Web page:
While this sounds good on paper, this vague phrase offers no clear meaning. Although Xi doesn’t spell it out, we assume he is talking about the inefficiency of the Chinese economy, namely, the misuse of capital by SOEs to produce too many goods unprofitably. This is particularly true of the hundreds of cities in China that are keeping unprofitable local industries afloat. As University of California economist Barry Naughton notes, “Local governments are being pressed hard to (a) fulfil quotas for closing down capacity; (b) stop subsidising money-losing firms; and (c) concentrate on assisting laid-off workers through welfare and job-switching programmes.”

A particular focus of this policy is to close down so-called zombie firms, companies with high debt and no profits. In recent years, more than 60% of China’s largest 500 enterprises were SOEs. More specifically, 310 companies, including all of the country’s 30 largest enterprises, had total assets of £9.36 trillion and profits of £32 billion. That doesn’t include the 100,000 local state firms whose debts are hard to calculate.

Eliminating excess capacity

Much of the policy is concentrated on two industries where excess stands out: steel and coal. Excessive production leads to deflation, unsustainable rapid growth, and massive misuse of capital. The government has established a restructuring fund that would provide RMB 20 billion per year to close inefficient steel mills. China is hoping to eliminate 150 million metric tons of steel capacity over five years, but that target will be subject to a lot of negotiation between Beijing and provinces. No doubt, politically well-connected provinces with a concentrated workforce capable of strikes will get better deals.

There already has been pushback on capacity cuts. Jilin Province-based Tonghua Steel, a government-owned business, formed a joint venture with a private firm, Jianlong Steel Holding, but withdrew after workers protested. Caixin magazine reported that local workers had been stealing goods and didn’t like the new arrangements that prevented pilfering. Eventually, Tonghua was taken over by Beijing’s Shougang Steel – a powerful state-owned firm – who warned that many jobs would be cut. Clearly, restructuring will be up to the powers handling the job.

However, the changes in steel, coal and other metals could be significant. According to CICC’s calculations, the five industries targeted had 2014 revenue of RMB 11.9 trillion or 10.9 percent of China’s total industrial revenue of RMB 109.5 trillion. They account for 3.9% of GDP. Closing inefficient steel mills would help to reduce bad debt at the banks and allow for money to be invested in new, more efficient smaller firms.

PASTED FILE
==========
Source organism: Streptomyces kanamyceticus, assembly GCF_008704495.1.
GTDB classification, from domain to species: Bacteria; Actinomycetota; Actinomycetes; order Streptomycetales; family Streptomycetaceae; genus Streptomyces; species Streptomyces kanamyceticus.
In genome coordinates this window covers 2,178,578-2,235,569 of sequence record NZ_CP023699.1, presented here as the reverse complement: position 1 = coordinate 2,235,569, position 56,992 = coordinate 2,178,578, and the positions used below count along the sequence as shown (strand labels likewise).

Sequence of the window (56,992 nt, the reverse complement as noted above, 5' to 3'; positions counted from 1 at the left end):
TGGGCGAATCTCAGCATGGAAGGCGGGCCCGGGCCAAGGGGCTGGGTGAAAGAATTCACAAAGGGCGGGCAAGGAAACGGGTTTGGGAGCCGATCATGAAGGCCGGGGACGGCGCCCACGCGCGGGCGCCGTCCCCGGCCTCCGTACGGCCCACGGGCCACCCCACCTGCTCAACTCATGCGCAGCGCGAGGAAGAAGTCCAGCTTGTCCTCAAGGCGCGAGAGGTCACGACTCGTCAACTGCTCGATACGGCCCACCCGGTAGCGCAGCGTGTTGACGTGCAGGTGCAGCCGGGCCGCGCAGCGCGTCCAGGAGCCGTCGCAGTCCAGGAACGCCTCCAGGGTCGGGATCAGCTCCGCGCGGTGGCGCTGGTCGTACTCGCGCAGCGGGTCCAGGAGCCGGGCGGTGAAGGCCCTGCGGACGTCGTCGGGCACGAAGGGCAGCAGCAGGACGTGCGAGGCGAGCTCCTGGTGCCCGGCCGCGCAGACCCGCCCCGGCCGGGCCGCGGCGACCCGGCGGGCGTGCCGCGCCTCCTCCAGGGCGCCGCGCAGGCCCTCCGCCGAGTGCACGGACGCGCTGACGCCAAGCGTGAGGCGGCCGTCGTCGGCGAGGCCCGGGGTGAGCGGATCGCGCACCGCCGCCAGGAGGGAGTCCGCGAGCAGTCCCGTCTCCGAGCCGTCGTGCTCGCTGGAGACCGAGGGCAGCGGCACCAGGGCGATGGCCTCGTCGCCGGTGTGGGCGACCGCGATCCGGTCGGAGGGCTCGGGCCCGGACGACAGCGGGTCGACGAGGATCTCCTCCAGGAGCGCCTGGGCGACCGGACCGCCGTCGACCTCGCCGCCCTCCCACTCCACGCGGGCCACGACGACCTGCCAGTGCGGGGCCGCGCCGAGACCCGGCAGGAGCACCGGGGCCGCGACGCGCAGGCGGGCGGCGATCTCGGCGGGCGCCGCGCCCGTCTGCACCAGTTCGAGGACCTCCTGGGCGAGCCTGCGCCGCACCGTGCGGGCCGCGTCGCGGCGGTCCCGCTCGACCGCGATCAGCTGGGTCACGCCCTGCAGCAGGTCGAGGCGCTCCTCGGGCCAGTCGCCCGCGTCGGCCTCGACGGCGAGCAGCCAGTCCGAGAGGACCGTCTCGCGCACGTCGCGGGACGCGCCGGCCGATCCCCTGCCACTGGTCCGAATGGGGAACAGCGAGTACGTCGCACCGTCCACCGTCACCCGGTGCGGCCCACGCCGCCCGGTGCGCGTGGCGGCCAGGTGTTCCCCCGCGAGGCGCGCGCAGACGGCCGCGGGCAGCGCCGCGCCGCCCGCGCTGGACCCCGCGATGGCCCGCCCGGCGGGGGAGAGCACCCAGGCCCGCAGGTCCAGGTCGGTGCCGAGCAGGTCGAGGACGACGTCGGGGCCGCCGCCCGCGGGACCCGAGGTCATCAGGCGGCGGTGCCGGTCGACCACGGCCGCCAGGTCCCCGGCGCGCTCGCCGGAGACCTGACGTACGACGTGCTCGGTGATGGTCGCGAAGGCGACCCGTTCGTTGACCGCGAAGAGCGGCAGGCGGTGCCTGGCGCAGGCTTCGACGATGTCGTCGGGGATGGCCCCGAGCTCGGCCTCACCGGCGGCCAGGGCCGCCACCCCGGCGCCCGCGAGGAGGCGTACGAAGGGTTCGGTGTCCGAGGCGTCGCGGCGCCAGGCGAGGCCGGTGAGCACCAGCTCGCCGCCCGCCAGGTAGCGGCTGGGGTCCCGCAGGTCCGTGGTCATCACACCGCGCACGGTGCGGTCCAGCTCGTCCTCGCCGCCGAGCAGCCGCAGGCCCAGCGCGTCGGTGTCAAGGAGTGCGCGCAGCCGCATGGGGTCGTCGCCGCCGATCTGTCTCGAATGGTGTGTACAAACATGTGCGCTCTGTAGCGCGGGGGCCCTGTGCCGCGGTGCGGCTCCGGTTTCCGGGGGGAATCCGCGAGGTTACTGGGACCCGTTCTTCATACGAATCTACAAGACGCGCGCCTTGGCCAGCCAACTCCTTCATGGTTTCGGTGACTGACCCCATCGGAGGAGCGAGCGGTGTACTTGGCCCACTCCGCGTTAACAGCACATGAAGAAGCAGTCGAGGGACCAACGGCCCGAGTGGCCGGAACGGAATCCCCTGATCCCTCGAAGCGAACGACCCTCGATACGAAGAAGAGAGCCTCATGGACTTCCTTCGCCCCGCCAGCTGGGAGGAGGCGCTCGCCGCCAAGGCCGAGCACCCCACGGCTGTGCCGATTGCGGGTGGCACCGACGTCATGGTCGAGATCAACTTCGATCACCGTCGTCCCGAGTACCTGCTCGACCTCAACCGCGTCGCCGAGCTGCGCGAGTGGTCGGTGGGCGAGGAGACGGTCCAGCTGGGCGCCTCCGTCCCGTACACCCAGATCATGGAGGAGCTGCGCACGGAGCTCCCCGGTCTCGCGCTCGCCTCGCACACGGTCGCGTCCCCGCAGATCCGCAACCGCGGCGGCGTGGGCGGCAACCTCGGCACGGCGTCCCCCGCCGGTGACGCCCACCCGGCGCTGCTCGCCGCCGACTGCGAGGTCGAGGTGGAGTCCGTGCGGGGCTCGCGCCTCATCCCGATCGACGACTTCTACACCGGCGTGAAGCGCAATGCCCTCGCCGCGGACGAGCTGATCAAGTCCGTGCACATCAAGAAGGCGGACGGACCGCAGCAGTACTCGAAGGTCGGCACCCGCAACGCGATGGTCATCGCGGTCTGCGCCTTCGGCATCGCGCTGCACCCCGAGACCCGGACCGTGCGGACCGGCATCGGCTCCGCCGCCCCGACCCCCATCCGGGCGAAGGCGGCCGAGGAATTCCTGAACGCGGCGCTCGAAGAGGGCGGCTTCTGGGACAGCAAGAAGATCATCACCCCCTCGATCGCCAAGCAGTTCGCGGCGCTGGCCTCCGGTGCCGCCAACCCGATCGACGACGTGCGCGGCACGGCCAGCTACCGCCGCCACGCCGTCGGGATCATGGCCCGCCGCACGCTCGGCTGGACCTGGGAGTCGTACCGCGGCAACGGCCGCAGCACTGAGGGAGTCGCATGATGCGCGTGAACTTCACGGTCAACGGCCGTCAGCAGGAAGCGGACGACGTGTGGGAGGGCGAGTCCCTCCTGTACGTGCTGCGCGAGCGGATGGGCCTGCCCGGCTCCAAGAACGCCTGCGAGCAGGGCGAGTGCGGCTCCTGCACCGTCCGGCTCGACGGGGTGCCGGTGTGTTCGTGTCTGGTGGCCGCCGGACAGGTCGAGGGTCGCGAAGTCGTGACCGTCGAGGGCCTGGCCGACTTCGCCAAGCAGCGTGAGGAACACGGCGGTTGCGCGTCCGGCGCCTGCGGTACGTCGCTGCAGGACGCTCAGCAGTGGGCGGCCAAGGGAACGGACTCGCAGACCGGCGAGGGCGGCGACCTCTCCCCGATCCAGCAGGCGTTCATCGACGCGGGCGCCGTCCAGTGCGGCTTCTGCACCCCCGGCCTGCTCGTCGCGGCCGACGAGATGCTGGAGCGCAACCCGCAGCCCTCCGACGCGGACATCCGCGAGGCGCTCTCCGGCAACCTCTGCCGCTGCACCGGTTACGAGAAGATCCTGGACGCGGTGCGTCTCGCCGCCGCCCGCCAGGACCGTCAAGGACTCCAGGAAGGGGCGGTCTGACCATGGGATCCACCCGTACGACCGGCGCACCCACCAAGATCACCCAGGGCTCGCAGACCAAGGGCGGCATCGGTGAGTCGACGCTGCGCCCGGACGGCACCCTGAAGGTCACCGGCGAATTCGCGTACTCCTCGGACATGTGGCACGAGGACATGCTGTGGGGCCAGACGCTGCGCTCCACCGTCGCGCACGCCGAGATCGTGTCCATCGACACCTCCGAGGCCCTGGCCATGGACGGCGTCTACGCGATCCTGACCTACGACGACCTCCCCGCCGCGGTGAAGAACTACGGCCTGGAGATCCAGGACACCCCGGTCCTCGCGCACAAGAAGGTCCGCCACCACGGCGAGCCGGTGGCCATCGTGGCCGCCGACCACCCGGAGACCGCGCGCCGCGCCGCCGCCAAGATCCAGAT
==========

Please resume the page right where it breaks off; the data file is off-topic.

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Will this affect employment?

The impact on employment may be modest. These five industries – which include coal, iron and steel, cement and aluminium – account for just 2.8% of urban employment. The bigger issue is their debt level. The five industries have RMB 8.98 trillion of debt or a whopping 17.1% of total industrial liabilities of RMB 52.6 trillion. Steel and iron alone have a debt of up to RMB 8 trillion. Cutting capacity will slow the bleeding of capital to industries that aren’t generating growth or even profits. Beijing is hoping to force people off the state payroll.

How does this policy affect foreign businesses?

Foreign businesses in China should watch these reforms carefully. If Xi is able to close inefficient state firms, foreign firms will find themselves on a level playing field. However, if he continues to protect state-owned firms, then international businesses may find themselves up against rising protectionism as Beijing puts its muscle behind its own players.

The impact of the supply-side reform movement on China’s economy may be relatively modest. However, it does signal that Beijing is pushing back at state sector inefficiencies. Mao Zedong had a saying, “A single spark can start a prairie fire.” In this case, the spark from Beijing is designed to light China’s enthusiasm for economic reform.

Andrew Collier founded the independent firm Orient Capital Research, focusing on the Chinese economy and due diligence on Chinese companies. He has degrees from Yale University and Peking University, and is the former President of the Bank of International USA.